The 3 mistakes of my life, Chetan Bhagat, Rupa and Co., Rs. 95
Reviewed by Pankaj Sreenivasan (The hindu Literary Review)
Five Point Someone was as enjoyable as One Night at the Call Centre was not. Then came The 3 Mistakes of My Life. I was willing to cut Bhagat some slack only because my son loved Five Point… May be it had to do something with his aspiring to go to IIT. Still, anyone who could hold the interest of a teenager not normally given to reading fiction must have something going for him.
And, The 3 Mistakes has enough about cricket, and math tuitions, to hold a youngster’s interest. Of course, saying “Chetan Bhagat brings out the ethos and isolation of an entire generation to the fore” (the synopsis of the book says so) is doing it rather brown. One gets the same feeling reading the Acknowledgements where Bhagat addresses his readers with lines like, “My life belongs to you now, and serving you is the most meaningful thing I can do with my life….I don’t want to be India’s most admired writer. I just want to be India’s most loved writer. Admiration passes, love endures,” and so on. That was a bit uncomfortable.
Ups and downs
For the rest, the book is readable. Three friends in Ahmedabad decide to start a sports shop they call the Team India Cricket Shop. A priest’s son, Omi, a National Defence Academy deserter and cricket champ of his school, Ishaan, and the narrator of the story, the aspiring businessman, Govind. They are fairly successful in their business venture and their dreams and ambitions get bigger as they plan to move shop to an upmarket mall. Then, the Gujarat earthquake happens and the mall comes crashing down, dreams and all. But, life looks up again, with some romance between Govind and Vidya, (Ishaan’s sister), the hopes of launching 12-year-old Ali, a reluctant but incredibly gifted batsman as a possible team-India candidate, and a trip to Goa and then to Australia and the Australian Sports Academy.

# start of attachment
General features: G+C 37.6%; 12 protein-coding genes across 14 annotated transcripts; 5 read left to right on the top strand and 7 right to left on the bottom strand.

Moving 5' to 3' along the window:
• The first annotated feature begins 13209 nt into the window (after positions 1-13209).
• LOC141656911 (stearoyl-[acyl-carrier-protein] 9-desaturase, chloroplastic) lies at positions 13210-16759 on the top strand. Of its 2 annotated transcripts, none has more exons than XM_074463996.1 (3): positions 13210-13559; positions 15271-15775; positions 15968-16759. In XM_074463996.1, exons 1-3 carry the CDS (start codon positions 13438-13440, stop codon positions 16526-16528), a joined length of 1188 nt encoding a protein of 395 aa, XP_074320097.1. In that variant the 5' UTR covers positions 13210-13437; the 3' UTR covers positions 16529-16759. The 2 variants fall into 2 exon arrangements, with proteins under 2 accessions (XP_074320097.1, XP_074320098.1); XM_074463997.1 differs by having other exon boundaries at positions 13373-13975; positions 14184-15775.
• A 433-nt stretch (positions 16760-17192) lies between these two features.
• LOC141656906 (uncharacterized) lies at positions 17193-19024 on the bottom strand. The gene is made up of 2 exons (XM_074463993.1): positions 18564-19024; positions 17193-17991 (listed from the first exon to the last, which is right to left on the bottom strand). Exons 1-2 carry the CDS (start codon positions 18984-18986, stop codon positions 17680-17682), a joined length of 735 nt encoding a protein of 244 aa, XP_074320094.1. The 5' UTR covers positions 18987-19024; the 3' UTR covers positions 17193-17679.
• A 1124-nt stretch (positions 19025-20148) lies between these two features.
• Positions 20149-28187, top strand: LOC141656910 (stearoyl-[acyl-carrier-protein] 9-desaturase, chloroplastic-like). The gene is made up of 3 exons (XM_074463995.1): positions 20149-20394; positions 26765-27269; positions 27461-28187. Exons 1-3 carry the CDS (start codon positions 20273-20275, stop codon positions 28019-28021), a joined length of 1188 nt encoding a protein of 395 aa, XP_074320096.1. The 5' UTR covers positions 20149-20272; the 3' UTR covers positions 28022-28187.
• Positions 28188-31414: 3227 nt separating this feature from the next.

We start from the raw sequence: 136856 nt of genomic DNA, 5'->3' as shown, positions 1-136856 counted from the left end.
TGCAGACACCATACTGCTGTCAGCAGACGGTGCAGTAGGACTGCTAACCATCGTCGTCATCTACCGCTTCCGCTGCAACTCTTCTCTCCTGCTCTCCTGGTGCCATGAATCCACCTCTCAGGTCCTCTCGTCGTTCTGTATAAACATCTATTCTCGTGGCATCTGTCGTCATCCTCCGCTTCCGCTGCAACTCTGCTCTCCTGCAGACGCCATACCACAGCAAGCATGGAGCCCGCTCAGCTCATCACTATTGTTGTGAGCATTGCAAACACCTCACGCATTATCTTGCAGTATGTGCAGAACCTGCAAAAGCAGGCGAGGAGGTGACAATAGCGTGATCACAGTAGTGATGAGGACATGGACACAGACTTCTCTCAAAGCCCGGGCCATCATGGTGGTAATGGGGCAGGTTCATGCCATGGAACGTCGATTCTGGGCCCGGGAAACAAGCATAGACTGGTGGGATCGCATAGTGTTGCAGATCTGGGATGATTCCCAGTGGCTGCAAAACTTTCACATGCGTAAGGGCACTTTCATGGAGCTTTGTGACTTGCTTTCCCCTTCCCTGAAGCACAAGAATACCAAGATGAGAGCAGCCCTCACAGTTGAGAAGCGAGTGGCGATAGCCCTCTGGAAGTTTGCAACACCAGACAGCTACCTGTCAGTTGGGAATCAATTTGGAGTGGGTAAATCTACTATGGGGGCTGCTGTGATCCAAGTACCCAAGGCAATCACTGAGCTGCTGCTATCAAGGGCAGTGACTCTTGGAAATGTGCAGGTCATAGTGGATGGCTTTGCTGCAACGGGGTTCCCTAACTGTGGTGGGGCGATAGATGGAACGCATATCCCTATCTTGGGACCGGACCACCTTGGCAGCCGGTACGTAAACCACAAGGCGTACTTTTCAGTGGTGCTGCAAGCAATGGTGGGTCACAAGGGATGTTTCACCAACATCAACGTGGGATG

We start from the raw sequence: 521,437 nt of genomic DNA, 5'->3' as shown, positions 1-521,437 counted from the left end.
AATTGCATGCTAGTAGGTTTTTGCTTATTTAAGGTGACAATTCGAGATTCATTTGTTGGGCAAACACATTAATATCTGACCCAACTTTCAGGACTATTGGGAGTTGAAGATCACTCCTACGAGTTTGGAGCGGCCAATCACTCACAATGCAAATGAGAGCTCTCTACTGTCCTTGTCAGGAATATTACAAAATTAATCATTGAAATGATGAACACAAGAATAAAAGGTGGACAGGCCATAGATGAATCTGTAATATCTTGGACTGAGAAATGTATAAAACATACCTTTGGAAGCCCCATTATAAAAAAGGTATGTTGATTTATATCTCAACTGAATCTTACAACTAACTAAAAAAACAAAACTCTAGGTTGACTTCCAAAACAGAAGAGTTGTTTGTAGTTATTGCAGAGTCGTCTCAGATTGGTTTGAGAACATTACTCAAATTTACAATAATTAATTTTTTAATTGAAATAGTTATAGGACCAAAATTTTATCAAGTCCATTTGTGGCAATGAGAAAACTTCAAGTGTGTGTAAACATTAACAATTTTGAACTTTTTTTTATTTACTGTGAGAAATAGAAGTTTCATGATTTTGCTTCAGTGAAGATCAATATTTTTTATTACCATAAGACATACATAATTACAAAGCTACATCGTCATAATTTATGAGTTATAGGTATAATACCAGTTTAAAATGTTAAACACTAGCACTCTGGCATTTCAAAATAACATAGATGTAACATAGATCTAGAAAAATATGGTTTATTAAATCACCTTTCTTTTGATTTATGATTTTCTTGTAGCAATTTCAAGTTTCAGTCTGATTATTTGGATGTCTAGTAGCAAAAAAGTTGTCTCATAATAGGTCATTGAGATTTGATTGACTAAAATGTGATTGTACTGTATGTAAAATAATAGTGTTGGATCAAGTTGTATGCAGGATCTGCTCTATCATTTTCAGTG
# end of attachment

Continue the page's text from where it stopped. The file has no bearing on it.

In between all this, Godhra raises its ugly head. And, with it, the insidious relationship between religion, politics and communalism that has a deep impact on the lives of the three friends, with tragic consequences.
Clearly, the best bits of the book are those related to cricket. Such as the India Vs. Australia test match at Kolkata. The despair, slight hope, incredulity and exultation are infectious and familiar territory. Also, since I like happy endings, that is another brownie point. And, if you want to know what the “three mistakes” referred to are, you’ll have to read the book.
Courtesy: The Hindu